Sunday, July 19, 2009

Stop-Motion How-To:The Power Of the Unexpected

I'm kind of a dull person to watch movies with, since I really don't get too emotionally drawn into a movie. But I have noticed that the one thing that seem to provoke my feelings the most is the unexpected. When someone in a movie is sick and it's obvious he's going to die sooner or later, I rarely find myself saddened when he dies. But in a movie where the story seems rather predictable, and then suddenly one of the likable characters dies I find myself shocked and saddened by this new turn of events.

Or, to look at it from the other side of the coin, a gag can become much funnier when it's unexpected, such as in Aardman's short Aardman where a guy dressed up as a superhero walks up to what looks like a hole in the ground. He walks over the hole and nothing happens, but when he gets a couple steps past it, he falls through the ground, turning somthing that would have been a cliche into somthing that surpises the audience.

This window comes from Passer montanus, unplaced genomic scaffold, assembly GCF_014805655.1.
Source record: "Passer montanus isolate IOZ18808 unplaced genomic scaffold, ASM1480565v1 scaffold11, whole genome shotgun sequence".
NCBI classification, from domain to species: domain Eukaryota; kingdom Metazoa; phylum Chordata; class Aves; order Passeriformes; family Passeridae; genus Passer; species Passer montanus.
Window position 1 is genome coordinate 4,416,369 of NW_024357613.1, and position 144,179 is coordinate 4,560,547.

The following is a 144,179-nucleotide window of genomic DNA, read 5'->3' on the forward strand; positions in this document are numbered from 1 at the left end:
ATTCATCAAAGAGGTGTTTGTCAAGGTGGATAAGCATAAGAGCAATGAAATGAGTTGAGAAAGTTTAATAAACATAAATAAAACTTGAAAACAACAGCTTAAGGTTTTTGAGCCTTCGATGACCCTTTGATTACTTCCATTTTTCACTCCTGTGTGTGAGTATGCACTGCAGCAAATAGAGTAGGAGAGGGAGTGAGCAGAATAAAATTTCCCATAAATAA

Of course, you can't use the unexpected too much, because it will soon become the expected. For instances, in M. Night Shyamalan's movies, people have come to expect a big twist in the end and often are disappointed because they wanted a epic twist when it was just a good one. Try doing something unexpected in your animations. If you do it right, you'll get some good reactions.

To illustrate my point, check out the video below.

1 comment:

jriggity said...

that was pretty funny!